• Hordebreaker (1/turn). When Hayreddin makes a weapon attack, he can make another attack with the same weapon against a different creature that is within 5 feet of the original target and within range of his weapon.
  • Scimitar. Melee Weapon Attack: +8 to hit, reach 5 ft., one target. Hit: 5 (1d6+2) slashing damage.
  • Musket. Ranged Weapon Attack: +8 to hit, range 40/120 ft., one target. Hit: 8 (1d12+2) piercing damage.
  • Tactical Maneuver (4/long Rest). Each time Hayreddin completes a long rest, he can swap one of these benefits (see page 8) for a different one (tactical DC 19): Confounding Maneuvering, Coordinate Blows, Move to Flank.
  • Leading Example. When Hayreddin hits a creature with a weapon attack, until the end of his next turn the target of his attack has disadvantage on saving throws against his Tactical Maneuvers.


Born with the name Khzir, Sultan Suleiman the Magnificent gave him the honorary name ‘Hayreddin’; the name ‘Barbarossa’, which means ‘redbeard’ was inherited from his older brother.

As a youth Khizr helped the family pottery business by working clay but eventually he and his 3 brothers Ilyas, Ishak, and Oruç became privateers to counteract the Knights of St. John privateering in the Mediterranean. Oruç was the first on the waves

Due to his position, Hayreddin is treated with a measure of respect wherever he goes. He is treated as royalty (or as closely as possible) by most peasants and traders, and as an equal when meeting other authority figures (who make time in their schedule to see him if requested to do so). and pretty good at it, although eventually he and their father’s ship were captured, Ilyas dying in the attack by the Knights Hospitaler. Khizr figured out where his older brother was being kept and effected an escape.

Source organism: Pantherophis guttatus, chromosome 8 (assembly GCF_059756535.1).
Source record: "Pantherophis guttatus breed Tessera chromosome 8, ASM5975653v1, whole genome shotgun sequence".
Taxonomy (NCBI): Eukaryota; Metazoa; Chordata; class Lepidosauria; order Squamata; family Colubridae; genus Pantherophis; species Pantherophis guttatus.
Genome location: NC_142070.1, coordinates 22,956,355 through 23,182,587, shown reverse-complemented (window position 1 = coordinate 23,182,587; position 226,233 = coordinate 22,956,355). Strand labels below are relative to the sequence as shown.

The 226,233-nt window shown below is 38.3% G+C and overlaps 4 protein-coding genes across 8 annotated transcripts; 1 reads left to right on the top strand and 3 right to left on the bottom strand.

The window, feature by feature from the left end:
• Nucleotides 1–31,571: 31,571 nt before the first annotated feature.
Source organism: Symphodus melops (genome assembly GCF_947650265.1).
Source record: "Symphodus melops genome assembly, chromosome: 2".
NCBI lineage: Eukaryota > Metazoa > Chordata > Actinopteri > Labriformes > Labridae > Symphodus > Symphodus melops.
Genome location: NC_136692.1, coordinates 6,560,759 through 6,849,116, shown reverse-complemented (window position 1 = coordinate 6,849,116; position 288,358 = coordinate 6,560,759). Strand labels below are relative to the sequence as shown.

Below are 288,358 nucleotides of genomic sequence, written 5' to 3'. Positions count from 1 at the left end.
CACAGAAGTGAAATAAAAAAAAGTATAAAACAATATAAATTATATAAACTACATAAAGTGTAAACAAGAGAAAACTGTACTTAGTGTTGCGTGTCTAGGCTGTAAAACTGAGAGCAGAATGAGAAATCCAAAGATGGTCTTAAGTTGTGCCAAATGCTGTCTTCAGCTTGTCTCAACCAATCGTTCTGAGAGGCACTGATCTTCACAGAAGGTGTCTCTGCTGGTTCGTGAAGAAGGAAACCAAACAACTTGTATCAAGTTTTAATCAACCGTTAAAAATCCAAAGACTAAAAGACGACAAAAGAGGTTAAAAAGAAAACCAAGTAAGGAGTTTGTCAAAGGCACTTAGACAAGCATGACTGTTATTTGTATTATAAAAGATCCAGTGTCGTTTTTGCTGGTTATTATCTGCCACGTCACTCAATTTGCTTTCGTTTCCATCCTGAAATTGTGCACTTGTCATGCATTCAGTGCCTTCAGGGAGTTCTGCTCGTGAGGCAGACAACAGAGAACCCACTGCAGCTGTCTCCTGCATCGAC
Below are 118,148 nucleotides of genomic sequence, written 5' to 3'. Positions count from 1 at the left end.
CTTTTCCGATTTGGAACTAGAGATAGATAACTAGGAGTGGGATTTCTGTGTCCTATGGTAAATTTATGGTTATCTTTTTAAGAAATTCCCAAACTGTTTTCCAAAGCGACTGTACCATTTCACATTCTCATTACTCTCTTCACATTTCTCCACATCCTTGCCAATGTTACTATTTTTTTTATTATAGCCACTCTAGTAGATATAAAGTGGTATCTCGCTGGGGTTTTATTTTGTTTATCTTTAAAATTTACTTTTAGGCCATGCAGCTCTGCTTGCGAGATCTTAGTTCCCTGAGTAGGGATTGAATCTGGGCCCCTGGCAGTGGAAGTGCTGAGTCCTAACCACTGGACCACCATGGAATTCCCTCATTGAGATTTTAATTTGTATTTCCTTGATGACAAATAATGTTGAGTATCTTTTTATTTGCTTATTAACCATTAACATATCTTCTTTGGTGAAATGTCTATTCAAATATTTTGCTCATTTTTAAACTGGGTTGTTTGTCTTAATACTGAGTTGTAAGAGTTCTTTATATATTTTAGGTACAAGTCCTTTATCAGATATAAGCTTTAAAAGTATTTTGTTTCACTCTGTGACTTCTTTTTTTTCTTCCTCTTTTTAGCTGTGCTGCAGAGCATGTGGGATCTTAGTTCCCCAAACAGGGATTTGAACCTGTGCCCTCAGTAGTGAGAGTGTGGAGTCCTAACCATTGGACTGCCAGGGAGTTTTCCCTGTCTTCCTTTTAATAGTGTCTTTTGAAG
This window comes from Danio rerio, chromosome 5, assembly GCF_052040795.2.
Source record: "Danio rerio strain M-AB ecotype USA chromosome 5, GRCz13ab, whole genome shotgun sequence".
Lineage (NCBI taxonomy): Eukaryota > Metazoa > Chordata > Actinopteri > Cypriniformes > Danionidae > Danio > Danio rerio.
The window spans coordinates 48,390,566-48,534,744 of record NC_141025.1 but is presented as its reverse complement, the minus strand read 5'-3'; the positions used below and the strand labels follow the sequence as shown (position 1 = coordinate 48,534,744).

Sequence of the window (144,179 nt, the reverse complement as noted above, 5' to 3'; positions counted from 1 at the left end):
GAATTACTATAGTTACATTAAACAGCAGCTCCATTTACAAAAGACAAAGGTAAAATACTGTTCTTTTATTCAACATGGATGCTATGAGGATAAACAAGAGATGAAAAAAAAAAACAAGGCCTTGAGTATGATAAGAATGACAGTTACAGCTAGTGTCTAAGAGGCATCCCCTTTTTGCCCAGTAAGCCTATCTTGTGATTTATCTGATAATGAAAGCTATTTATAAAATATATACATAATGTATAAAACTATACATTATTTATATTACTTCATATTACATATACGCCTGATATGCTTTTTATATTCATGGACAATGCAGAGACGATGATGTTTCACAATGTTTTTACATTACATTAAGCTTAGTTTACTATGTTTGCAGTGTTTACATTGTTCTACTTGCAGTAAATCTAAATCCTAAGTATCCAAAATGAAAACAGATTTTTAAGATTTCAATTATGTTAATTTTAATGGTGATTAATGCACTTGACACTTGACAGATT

Oruç went on to Antalya where an Ottoman prince gave him a fleet of galleys, establishing a new base on the island of Djerba where Khizr joined him in 1503. They allied with the Sultan of Tunisia and raided many ships on the Mediterranean Sea,and the coasts of nearby countries. In the meanwhile they also helped transport Mudejars from Christian Pain to North Africa. Oruç lost an arm which he replaced with a silver prosthetic, they captured a ton of ships, and they built a gunpowder production facility at La Goulette (the island they called their own).

Eventually Oruç declared himself the Sultan of Algiers for a year before relinquishing the title to join the Ottoman Empire.

He outmaneuvered Spanish rival Abu Zayan, capturing the city of Tlemcen, but the Spaniards returned in force with Emperor Charles V and 10,000 men that over the course of a 20-day battle took it back, killing Oruç and Ishak, leaving Khizr without any living brothers.

Freshly reinforced by plenty of Turkish soldiers, and having fully adopted his new name, at the end of 1518 Barbarossa retook Tlemcen and for a decade and a half led offensives all over the region, kicking ass and taking names the entire time. During that time he was called back to Istanbul where at Topkapı Palace Sultan Suleiman named him Grand Admiral of the Ottoman Navy, Chief Governor of North Africa, and gave him the governments of the provinces of Rhodes, Euboea, and Chios in the Aegean Sea.

In 1533 King Francis the I of France hired Khizr and his fleet to subjugate the Corsicans and Genoans. In 1545 Barbarossa retired and dictated his memoirs, dying only a year later in his seaside palace in Istanbul. His mausoleum still stands today, a memorial for him (built in 1944) beside it—and rightly so, as few naval commanders anywhere in the world have a legacy like his.

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Mythological Figures & Maleficent Monsters Copyright 2020 EN Publishing. Authors Mike Myler, Russ Morrissey. www.enpublishingrpg.com